Douglas v. Ben E Keith Company

Filing 19

***DISREGARD, entered in wrong case ***MEMORANDUM OPINION AND ORDER: The Court GRANTS Medtronic's 12 motion to dismiss and DISMISSES plaintiff Debra Sims's claims WITHOUT PREJUDICE. If Sims wishes to file an amended complaint, she must do so within thirty days of the entry of this order. (Ordered by Judge Brantley Starr on 6/4/2021) (twd) Docket text modified on 6/4/2021 (twd).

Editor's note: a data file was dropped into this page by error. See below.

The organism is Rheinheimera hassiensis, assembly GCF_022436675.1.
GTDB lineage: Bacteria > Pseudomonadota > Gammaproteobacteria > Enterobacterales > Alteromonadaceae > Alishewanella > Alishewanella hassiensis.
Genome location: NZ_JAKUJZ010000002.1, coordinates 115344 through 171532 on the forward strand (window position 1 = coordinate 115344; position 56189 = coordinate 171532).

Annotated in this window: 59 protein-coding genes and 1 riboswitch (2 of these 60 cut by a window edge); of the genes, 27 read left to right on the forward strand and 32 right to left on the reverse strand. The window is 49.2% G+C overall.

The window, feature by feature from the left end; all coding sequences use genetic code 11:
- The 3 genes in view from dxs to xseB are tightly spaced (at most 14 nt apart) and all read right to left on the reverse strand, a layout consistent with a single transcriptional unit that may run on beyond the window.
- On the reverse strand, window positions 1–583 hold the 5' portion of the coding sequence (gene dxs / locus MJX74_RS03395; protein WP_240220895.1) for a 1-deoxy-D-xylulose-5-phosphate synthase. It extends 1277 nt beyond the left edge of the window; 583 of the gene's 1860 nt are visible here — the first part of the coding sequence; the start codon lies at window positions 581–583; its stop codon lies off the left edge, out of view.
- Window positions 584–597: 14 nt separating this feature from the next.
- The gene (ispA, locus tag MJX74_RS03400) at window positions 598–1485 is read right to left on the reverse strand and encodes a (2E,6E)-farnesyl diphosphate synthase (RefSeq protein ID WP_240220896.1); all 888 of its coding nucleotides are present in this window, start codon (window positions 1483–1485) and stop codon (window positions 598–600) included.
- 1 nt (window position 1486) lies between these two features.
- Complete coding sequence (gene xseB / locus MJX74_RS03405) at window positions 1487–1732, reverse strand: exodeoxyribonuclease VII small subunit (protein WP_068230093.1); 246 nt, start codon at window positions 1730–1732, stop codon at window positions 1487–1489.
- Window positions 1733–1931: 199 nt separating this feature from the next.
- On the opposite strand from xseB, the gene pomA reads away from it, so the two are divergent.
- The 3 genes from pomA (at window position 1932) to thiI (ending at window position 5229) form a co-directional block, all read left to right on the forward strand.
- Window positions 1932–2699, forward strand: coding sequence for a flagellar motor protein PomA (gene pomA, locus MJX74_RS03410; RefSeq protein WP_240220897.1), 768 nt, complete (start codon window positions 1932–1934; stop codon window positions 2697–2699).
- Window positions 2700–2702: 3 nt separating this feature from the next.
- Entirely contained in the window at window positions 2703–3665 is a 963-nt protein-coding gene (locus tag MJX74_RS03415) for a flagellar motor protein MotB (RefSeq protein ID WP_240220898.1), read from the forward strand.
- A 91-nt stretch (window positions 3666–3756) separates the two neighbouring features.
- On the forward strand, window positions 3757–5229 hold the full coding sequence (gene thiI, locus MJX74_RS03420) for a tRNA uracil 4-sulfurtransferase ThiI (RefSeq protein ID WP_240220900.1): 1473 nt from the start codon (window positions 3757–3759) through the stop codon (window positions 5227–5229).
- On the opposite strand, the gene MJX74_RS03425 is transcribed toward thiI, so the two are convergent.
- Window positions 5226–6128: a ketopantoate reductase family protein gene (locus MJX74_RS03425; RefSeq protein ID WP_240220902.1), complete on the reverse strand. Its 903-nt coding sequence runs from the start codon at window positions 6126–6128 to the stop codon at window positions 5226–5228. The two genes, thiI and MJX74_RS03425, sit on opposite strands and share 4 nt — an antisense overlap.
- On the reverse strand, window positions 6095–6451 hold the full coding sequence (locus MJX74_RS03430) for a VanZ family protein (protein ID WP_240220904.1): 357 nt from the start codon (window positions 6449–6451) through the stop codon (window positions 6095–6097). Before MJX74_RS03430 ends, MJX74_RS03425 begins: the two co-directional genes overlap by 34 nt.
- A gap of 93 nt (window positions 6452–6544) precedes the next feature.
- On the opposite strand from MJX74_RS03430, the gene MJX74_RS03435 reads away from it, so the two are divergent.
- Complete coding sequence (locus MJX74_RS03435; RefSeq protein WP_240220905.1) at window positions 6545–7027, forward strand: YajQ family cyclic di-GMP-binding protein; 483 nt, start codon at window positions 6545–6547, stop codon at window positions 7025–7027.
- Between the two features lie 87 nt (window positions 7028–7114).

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UNITED STATES DISTRICT COURT NORTHERN DISTRICT OF TEXAS DALLAS DIVISION DEBRA SIMS § § § § § § § § § Plaintiff, v. MEDTRONIC, INC., et al. Defendants. Civil Action No. 3:20-CV-02872-X MEMORANDUM OPINION AND ORDER The plaintiff, Debra Sims, sued Medtronic 1 after she developed a granuloma formation around the tip of her Medtronic SynchroMed II Infusion System (SynchroMed II). The SynchroMed II is a medical device that delivers medication to the intrathecal space around the spinal cord to manage pain. Medtronic moved to dismiss Sims’s amended complaint, arguing that her claims are expressly preempted. [Doc. No. 14]. After careful consideration, and as discussed below, the Court GRANTS Medtronic’s motion to dismiss and DISMISSES Sims’s amended complaint WITHOUT PREJUDICE. I. Background Congress passed the Medical Device Amendments of 1976 (the MDA) following the Dalkon Shield failure and its aftermath. 2 The MDA limited state obligations and References to “Medtronic” include the following defendants: Medtronic, Inc., Medtronic USA, Inc., Medtronic Puerto Rico Operations Co., and Medtronic Logistics, LLC. 1 2 See Riegel v. Medtronic, Inc., 552 U.S. 312, 315–16 (2008) (citing 21 U.S.C. § 360c et seq.). 1 “imposed a regime of detailed federal oversight.” 3 This new scheme established oversight for medical devices based on their risk levels. Class III devices, like the SynchroMed II, are “‘purported or represented to be for a use in supporting or sustaining human life or for a use which is of substantial importance in preventing impairment of human health,’ or ‘presents a potential unreasonable risk of illness or injury.’” 4 Class III devices undergo premarket approval, which typically involves a multivolume application including information on safety, effectiveness, and manufacturing, as well as proposed labeling. 5 The Food and Drug Administration spends, on average, 1,200 hours reviewing each application, weighs the risks and benefits, and grants premarket approval only if it finds a “reasonable assurance” of “safety and effectiveness.” 6 Sims has a history of “cervical and lumbar radiculopathy, low back pain, and neck pain.” 7 As a result, her first SynchroMed II was implanted in 2008 to assist with pain management. In 2015, she received a new SynchroMed II because the 2008 device suffered from low battery and expired lifecycle. That year, Sims began experiencing symptoms including “insomnia, nighttime pain, restless legs, sweats, as well as depression, nausea, and weakness.” 8 3 Id. at 316. 4 Id. at 317 (quoting § 360c(a)(1)(C)(iii)). 5 See id. at 317–18. 6 See id. at 318 (quoting § 360e(d)). 7 Doc No. 13 at 4. 8 Doc. No. 13 at 5. 2 Sims’s MRI scan revealed the development of a granuloma 9 around the tip of the SynchroMed II. Her doctor suggested inserting a new catheter and restarting her pain-medication infusion because removing the SynchroMed II posed a risk to her health and mobility. Sims claims that due to “defects and malfunction,” the “SynchroMed II Device and catheter failed, forming a granuloma mass in the area of her spine where the catheter meets with the spine.” 10 She brought four claims against Medtronic: (1) strict liability manufacturing defect; (2) negligent manufacturing defect; (3) breach of implied warranty; and (4) punitive damages. II. Legal Standards Under Federal Rule of Civil Procedure 12(b)(6), the Court evaluates the pleadings by “accepting all well-pleaded facts as true and viewing those facts in the light most favorable to the plaintiff.” 11 To survive a motion to dismiss, “a complaint must contain sufficient factual matter, accepted as true, to ‘state a claim to relief that is plausible on its face.’” 12 A claim is facially plausible “when the plaintiff pleads factual content that allows the court to draw the reasonable inference that the defendant is liable for the misconduct alleged.” 13 Although the plausibility standard 9 In the context of intrathecal drug-delivery systems, like the SynchroMed II, a granuloma “can block the catheter-tip [and] hinder drug delivery causing ineffective pain management. More seriously, the lesion can lead to compression of the spinal cord causing permanent neurological deficit.” See Moritz Hearing, Christian Saleh, Phillip Jaszczuk, Markus Koehler, Margret Hund–Georgiadis, Intrathecal Pump Catheter-tip Granuloma Recurrence with Associate Myelomalacia—How Safe is Intrathecal Analgesic Infusion Therapy?, SURGICAL NEUROLOGY INTERNATIONAL (2019). 10 Doc. No. 13 at 7. 11 Stokes v. Gann, 498 F.3d 483, 484 (5th Cir. 2020). Ashcroft v. Iqbal, 556 U.S. 662, 678 (2009) (quoting Bell Atl. Corp. v. Twombly, 550 U.S. 544, 570 (2007)). 12 13 Iqbal, 556 U.S. at 678. 3 does not require probability, “it asks for more than a sheer possibility that a defendant has acted unlawfully.” 14 In other words, the standard requires more than “an unadorned, the-defendant-unlawfully-harmed-me accusation.” 15 “A pleading that offers ‘labels and conclusions’ or a ‘formulaic recitation of the elements of a cause of action will not do.’” 16 The MDA expressly preempts only state requirements that are “different from, or in addition to, any requirement applicable . . . to the device under federal law, §306k(a)(1).” 17 So, to determine whether a state requirement is expressly preempted, courts must conduct a two-step analysis: (1) determine whether the federal government established requirements applicable to the device at issue; and (2) if so, determine whether the state law claims at issue are based upon requirements that are “‘different from, or in addition to,’ [federal requirements], and that relate to safety and effectiveness.” 18 But section 306k “does not prevent a State from providing a damages remedy for claims premised on a violation of FDA regulations; the state duties in such a case ‘parallel,’ rather than add to, federal requirements.” 19 Id.; see also Twombly, 550 U.S. at 555 (“Factual allegations must be enough to raise a right to relief above the speculative level[.]”). 14 15 Iqbal, 556 U.S. at 678. 16 Id. (quoting Twombly, 550 U.S. at 555). 17 Riegel, 552 U.S. at 321. 18 Id. at 321–22. 19 Id. at 330. 4 III. Analysis Medtronic argues that the Court should dismiss Sims’s case with prejudice because her claims are preempted. Sims disagrees, contending that her claims are parallel and therefore not preempted. To determine whether the claims are preempted, the Court must conduct the two-part test explained in Riegel. First, the Court finds that the federal government did establish requirements applicable to the SynchroMed II. This is so because the SynchroMed II is a Class III device granted premarket approval. As the Supreme Court explained in Riegel, “premarket approval is specific to individual devices.” 20 Because the FDA thoroughly reviews all devices undergoing the premarket-approval process, premarket approval “imposes ‘requirements’ under the MDA[.]” 21 Having found that the federal government established requirements applicable to the SynchroMed II, the Court proceeds to the second inquiry: whether Sims’s claims rest upon state law that is different from, or in addition to, federal requirements and that relates to the safety or effectiveness of the device. This Court has previously found “Riegel stands for the proposition that statutory or common law causes of action that would impose different or additional duties relating to any requirement imposed by the [premarket approval] of a device are expressly preempted.” 22 In order to survive the motion to dismiss stage, Sims 20 Id. at 323. 21 Id. at 322. 22 Steen v. Medtronic, No. 3:10-CV-936-L, 2010 WL 2573455, at *4 (N.D. Tex. June 25, 2010) (Lindsay, J.). 5 must plead state law claims plausibly showing that Medtronic deviated from the premarket approval requirements specific to the SynchroMed II. 23 To properly do so, Sims cannot “simply incant the magic words” that Medtronic “violated FDA regulations.” 24 Instead, she must “specify a causal connection between the failure of the specific manufacturing process and the specific defect in the process that caused the personal injury.” 25 Sims’s amended complaint identifies thousands of adverse events Medtronic reported from 2012 until 2019, many of which related to catheters. It also explains that Medtronic, “in [its] manufacture of the SynchroMed II Device (including not only the pump but also catheters), violated federal law governing manufacture and quality control of PMA medical devices . . . .” 26 Following those inspections, the FDA issues warning letters to Medtronic, identifying violations, which culminated in an injunction which stopped the “manufacture, sale, and distribution of the SynchroMed II . . . .” 27 The SynchroMed II and its components have also been recalled at least 77 times. 28 The Court notes that Sims’s complaint—which shows deviations identified by the FDA including adulteration, failure to establish adequate procedures for 23 See Yosowitz v. Covidien LP, 182 F. Supp. 3d 683, 691 (S.D. Tex. 2016) (cleaned up). 24 Id. at 692 (cleaned up). 25 Funk v. Stryker Corp., 631 F.3d 777, 782 (5th Cir. 2011). 26 Doc. No. 13 at 18. 27 Id. 28 The Court recognizes that recalls are not necessarily indicative of deviations from premarket approval requirements. 6 corrective and preventive action, and misbranding—plausibly alleges facts sufficient to demonstrate that Medtronic deviated from premarket approval requirements. And it also plausibly shows that at least some of those deviations were with respect to the SynchroMed II. Sims explains that “at least one of the catheter recalls further explains and demonstrates the manufacturing defects that caused” her allegedly malfunctioning device. The FDA issued that particular recall in 2008 after Medtronic received reports “of inflammatory mass formations at or near the distal tip of intrathecal catheters which infuse opioids . . . .” 29 Sims claims that the recall is representative of the “existing and recurring issues” the SynchroMed II was experiencing and Medtronic’s knowledge of those issues. 30 Identifying a specific recall, however, is not tantamount to identifying a specific manufacturing process and the specific defect within that process that caused her personal injury. While Sims’s complaint plausibly alleges deviations in various manufacturing processes, it fails to allege facts which plausibly show a specific defect in a specific process that caused her injury. Merely noting the existence of a recall does not suffice to state a defect in a specific process. The possibility of adverse side effects which result in a recall does not necessarily mean that there was any defect that caused an injury. 29 Doc. No. 13 at 34. 30 Id. at 35. 7 In order to adequately plead a parallel claim, Sims was required to plausibly show “the existence of a manufacturing defect caused by a violation of federal regulations and allegations connecting a defect in the manufacture of the specific device to [Sims’s] specific injury.” 31 While Sims identified manufacturing defects, she did not connect a specific defect to her specific injury. Instead, she identified a relevant recall. But a recall does not outline specific defects, nor does it necessarily imply that a defect even existed. 32 IV. Conclusion For the foregoing reasons, the Court GRANTS Medtronic’s motion to dismiss and DISMISSES Sims’s claims WITHOUT PREJUDICE. If Sims wishes to file an amended complaint, she must do so within thirty days of the entry of this order. IT IS SO ORDERED this 4th day of June 2021. ___________________________________ BRANTLEY STARR UNITED STATES DISTRICT JUDGE 31 Bass v. Stryker Corp., 669 F.3d 501, 511–12 (5th Cir. 2012). Sims admits in her response that “FDA warning letters and recalls are not themselves violations of Federal law.” Doc. No. 17 at 13. 32 8